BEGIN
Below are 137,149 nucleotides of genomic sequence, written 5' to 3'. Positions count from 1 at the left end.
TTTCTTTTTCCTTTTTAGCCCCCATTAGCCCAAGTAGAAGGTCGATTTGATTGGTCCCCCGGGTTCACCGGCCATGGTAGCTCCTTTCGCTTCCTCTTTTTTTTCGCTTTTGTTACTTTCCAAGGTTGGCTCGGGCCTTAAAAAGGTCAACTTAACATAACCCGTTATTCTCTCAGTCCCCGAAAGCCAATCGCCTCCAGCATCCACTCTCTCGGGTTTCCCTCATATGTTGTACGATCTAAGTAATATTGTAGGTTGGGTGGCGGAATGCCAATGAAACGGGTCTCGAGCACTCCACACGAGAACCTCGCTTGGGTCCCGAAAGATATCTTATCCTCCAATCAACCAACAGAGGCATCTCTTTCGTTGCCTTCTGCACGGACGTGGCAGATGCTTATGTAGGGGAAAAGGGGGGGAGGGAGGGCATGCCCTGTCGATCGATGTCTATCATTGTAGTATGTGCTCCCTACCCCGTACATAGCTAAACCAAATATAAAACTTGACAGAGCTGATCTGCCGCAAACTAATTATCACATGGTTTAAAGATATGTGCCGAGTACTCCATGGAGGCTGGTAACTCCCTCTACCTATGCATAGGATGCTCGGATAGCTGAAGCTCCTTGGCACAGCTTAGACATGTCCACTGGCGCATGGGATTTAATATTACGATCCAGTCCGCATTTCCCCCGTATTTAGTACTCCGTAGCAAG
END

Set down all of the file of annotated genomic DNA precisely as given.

Below are 137,149 nucleotides of genomic sequence, written 5' to 3'. Positions count from 1 at the left end.
TTTCTTTTTCCTTTTTAGCCCCCATTAGCCCAAGTAGAAGGTCGATTTGATTGGTCCCCCGGGTTCACCGGCCATGGTAGCTCCTTTCGCTTCCTCTTTTTTTTCGCTTTTGTTACTTTCCAAGGTTGGCTCGGGCCTTAAAAAGGTCAACTTAACATAACCCGTTATTCTCTCAGTCCCCGAAAGCCAATCGCCTCCAGCATCCACTCTCTCGGGTTTCCCTCATATGTTGTACGATCTAAGTAATATTGTAGGTTGGGTGGCGGAATGCCAATGAAACGGGTCTCGAGCACTCCACACGAGAACCTCGCTTGGGTCCCGAAAGATATCTTATCCTCCAATCAACCAACAGAGGCATCTCTTTCGTTGCCTTCTGCACGGACGTGGCAGATGCTTATGTAGGGGAAAAGGGGGGGAGGGAGGGCATGCCCTGTCGATCGATGTCTATCATTGTAGTATGTGCTCCCTACCCCGTACATAGCTAAACCAAATATAAAACTTGACAGAGCTGATCTGCCGCAAACTAATTATCACATGGTTTAAAGATATGTGCCGAGTACTCCATGGAGGCTGGTAACTCCCTCTACCTATGCATAGGATGCTCGGATAGCTGAAGCTCCTTGGCACAGCTTAGACATGTCCACTGGCGCATGGGATTTAATATTACGATCCAGTCCGCATTTCCCCCGTATTTAGTACTCCGTAGCAAG